Even if the Federal or Postal worker has been separated from Federal service for over thirty one (31) days, the agency H.R. Office still must prepare and complete certain forms for submission to the Office of Personnel Management (e.g., the Supervisor’s Statement — SF 3112B — as well as the Agency Certification of Reassignment and Accommodation Efforts — SF 3112D; Certified Summary of Federal Service, etc.).

Whether, and to what extent, the Human Resources Office is helpful in assisting the Federal or Postal employee in preparing, formulating and filing a Federal Disability Retirement application under FERS or CSRS is always up in the air. The feedback received over many years is one of uncooperative neutrality, at best, and open hostility at worst.

Exceptions to such an observation have certainly been encountered, with a satisfying sense of appreciation that, indeed, some individuals recognize that when the time comes that a Federal or Postal employee must by necessity file for Federal Disability retirement benefits under FERS or CSRS, that is NOT the time to abandon the dictum that employees still “count” even though the worth of their work may have been somewhat (and temporarily) diminished.

A constancy of treating the Federal or Postal employee, at any stage of one’s career, is the key to fostering the loyalty of the workforce. Just a thought.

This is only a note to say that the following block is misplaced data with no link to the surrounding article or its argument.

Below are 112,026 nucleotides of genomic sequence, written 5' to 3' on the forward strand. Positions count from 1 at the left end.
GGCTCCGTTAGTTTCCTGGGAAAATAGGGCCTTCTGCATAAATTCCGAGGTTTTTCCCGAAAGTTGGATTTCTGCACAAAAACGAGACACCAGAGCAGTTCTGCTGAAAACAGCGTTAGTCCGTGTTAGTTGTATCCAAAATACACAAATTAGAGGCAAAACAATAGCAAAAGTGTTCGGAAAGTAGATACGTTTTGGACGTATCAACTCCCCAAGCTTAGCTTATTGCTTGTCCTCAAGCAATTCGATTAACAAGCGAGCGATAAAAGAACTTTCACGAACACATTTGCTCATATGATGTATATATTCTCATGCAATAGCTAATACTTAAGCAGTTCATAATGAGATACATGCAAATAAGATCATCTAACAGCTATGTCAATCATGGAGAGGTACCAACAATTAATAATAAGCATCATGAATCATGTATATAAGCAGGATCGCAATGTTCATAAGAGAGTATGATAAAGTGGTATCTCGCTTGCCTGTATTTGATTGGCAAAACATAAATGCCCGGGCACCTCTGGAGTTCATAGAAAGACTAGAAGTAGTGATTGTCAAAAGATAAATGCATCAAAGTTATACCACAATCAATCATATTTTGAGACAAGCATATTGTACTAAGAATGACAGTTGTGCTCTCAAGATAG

Sincerely,

Robert R. McGill, Esquire

Medical Retirement for Federal Workers: Basic Steps

In preparing, formulating and filing a Federal Disability Retirement application under FERS or CSRS, it is often helpful to know the basic, physical procedural steps of filing.  It is the Office of Personnel Management which has the statutory mandate to make a decision of approval or denial on a Federal Disability Retirement application under FERS or CSRS.

The Office of Personnel Management (OPM) is located in Washington, D.C., with its intake office in Boyers, PA.  Thus, while the latter location is the central processing point where all Federal Disability Retirement applications are forwarded to by the various Agencies across the country, it is the former location which makes the decision of approval or denial on all Federal Disability Retirement applications.  

The various agencies themselves, from all across the United States, must process the applications by all current Federal and Postal employees by filling out certain portions of the application — the Supervisor’s Statement, Agency’s Efforts for Reassignment and Accommodation, Certificate of Service, Disability Retirement checklist, etc.  For Postal employees, the central H.R. Office is located in Greensboro, N.C.  

Once it is processed and routed through the National Finance Office, then it arrives in Boyers, PA where the initial processing of the Federal Disability Retirement packet begins.  From there, it is assigned a CSA Number (for FERS, the number begins with an “8”; for CSRS, it begins with a “4”), and sent down to Washington, D.C.  

For Federal or Postal employees who have been separated from Federal service for 31 days or more, the Federal Disability Retirement application must be filed directly with OPM in Boyers, PA, bypassing one’s former agency.